Books July 2014

Identity in the face of crises


Book follows heroine through Nagasaki, 9-11 and Afghanistan

Sometimes the old adage about not judging a book by its cover is categorically proven to be untrue. The cover artwork for Kamila Shamsie’s fifth novel, Burnt Shadows, sets both a mood and an expectation for its readers.

It invites them to understand that this is a book which takes place, at least at the start, in Japan. But it is so much more than that.

It begins in 1945 Nagasaki, with the heroine, Hiroko Tanaka, watching her lover Konrad walk away into what they both assume will be just another day:

“Nagasaki is more beautiful to her than ever before. She turns her head and sees the spires of Urakami Cathedral, which Konrad is looking up at when he notices a gap open between the clouds. Sunlight streams through, pushing the clouds apart even further. Hiroko. And then the world goes white”.

There are other days beyond this 9 August scene; plenty of them at that. But none will ever be ordinary again. Hiroko’s extraordinary journey from the devastation of Nagasaki and the scars she will carry for the rest of her days—reference here the title of the novel—is breathtaking in its scope.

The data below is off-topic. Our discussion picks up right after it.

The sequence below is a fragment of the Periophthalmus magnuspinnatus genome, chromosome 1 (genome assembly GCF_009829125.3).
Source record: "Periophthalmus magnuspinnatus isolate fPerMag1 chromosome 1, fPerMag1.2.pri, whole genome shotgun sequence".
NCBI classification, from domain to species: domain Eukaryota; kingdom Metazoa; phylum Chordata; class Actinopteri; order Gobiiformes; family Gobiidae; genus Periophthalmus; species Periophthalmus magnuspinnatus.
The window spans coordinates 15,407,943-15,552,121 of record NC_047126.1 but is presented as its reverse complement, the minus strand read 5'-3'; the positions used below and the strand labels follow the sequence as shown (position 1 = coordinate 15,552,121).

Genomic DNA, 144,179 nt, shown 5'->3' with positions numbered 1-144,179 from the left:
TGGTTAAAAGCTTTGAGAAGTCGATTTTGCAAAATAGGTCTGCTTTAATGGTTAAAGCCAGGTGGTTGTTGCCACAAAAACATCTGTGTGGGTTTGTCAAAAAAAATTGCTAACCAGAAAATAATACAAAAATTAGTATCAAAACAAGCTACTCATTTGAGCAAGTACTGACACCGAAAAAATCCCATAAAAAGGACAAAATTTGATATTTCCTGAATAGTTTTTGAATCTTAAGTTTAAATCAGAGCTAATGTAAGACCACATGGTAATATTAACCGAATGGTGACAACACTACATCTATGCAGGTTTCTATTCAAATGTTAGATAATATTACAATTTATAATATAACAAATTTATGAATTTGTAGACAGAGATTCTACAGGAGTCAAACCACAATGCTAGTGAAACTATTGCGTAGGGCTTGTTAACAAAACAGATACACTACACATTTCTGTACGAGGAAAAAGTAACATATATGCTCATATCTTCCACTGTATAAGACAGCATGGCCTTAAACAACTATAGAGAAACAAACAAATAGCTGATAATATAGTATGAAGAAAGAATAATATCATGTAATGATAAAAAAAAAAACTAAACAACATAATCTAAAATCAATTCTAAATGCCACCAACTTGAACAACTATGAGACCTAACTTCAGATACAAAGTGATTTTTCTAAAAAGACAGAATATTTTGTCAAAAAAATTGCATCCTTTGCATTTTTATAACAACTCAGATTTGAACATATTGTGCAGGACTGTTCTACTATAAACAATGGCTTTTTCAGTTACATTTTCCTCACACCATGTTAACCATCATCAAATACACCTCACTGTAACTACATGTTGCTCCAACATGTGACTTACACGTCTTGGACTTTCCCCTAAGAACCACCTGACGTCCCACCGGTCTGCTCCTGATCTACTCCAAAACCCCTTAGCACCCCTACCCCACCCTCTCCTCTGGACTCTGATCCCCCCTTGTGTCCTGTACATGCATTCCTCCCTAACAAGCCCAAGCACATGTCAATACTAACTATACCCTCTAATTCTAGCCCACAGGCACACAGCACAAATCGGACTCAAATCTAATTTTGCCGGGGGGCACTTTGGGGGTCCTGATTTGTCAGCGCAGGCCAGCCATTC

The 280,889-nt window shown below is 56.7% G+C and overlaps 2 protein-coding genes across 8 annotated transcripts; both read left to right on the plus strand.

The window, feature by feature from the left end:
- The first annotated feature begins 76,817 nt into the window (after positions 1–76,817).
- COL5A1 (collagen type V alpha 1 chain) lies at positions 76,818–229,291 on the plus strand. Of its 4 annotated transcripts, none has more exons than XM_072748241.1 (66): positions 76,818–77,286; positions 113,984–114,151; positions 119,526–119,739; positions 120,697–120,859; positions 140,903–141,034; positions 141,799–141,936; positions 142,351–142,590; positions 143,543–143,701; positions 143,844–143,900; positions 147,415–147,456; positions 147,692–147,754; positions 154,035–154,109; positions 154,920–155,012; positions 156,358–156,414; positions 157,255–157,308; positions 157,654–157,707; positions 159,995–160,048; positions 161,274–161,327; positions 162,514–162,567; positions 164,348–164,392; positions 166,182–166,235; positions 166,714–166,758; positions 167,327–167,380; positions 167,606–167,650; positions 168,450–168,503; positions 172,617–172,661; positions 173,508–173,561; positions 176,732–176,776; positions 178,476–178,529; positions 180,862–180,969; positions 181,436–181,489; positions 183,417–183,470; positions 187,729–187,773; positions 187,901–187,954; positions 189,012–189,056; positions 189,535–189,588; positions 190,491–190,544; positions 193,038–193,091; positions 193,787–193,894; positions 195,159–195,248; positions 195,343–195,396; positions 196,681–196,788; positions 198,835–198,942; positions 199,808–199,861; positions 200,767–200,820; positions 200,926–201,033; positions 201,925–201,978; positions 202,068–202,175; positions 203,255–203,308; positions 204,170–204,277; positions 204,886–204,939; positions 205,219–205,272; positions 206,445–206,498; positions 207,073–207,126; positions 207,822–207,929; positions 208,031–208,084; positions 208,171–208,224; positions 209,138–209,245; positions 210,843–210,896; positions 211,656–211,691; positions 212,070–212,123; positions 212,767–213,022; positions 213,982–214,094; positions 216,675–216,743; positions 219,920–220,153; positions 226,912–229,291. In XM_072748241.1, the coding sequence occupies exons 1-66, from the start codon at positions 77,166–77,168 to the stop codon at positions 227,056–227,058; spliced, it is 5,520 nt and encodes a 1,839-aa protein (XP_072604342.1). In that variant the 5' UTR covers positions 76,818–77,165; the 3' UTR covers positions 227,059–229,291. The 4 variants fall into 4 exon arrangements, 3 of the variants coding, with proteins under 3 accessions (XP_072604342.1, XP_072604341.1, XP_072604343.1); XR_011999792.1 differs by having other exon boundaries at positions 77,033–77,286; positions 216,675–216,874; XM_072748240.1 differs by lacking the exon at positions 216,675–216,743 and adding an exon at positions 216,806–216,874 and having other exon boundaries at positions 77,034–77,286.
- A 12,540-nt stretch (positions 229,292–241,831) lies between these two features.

Shamsie, a Pakistan-born writer who now lives in Britain, brings her remarkable powers of observation and her obviously deep compassion to tell a story that is all about love and war and everything that embraces. The impressive volume covers three generations and three world-changing events.

From Hiroko’s shocking experience in Nagasaki, the book follows her through Delhi at the time of India’s fight for independence from British colonialism—including her experience of the partition of the British Indian empire into modern-day Pakistan, Bangladesh and India.

The story then moves to post-9/11 New York City, and arrives at a surprising and violent climax in Afghanistan.

It is above all a novel about identity, about what we each of us might do when faced with decisions of unimaginable consequence. It is brilliantly populated with characters who are drawn with such care, precision and honesty that the reader is left feeling that he knows them.

Hiroko, her husband Sajjad, and their son Raza are brilliantly brought to life, and they stay in the memory long after the final pages have been reached.

Burnt Shadows was shortlisted for the Orange Prize for Fiction and was the 2010 winner of an Anisfield-Wolf Book Awards prize.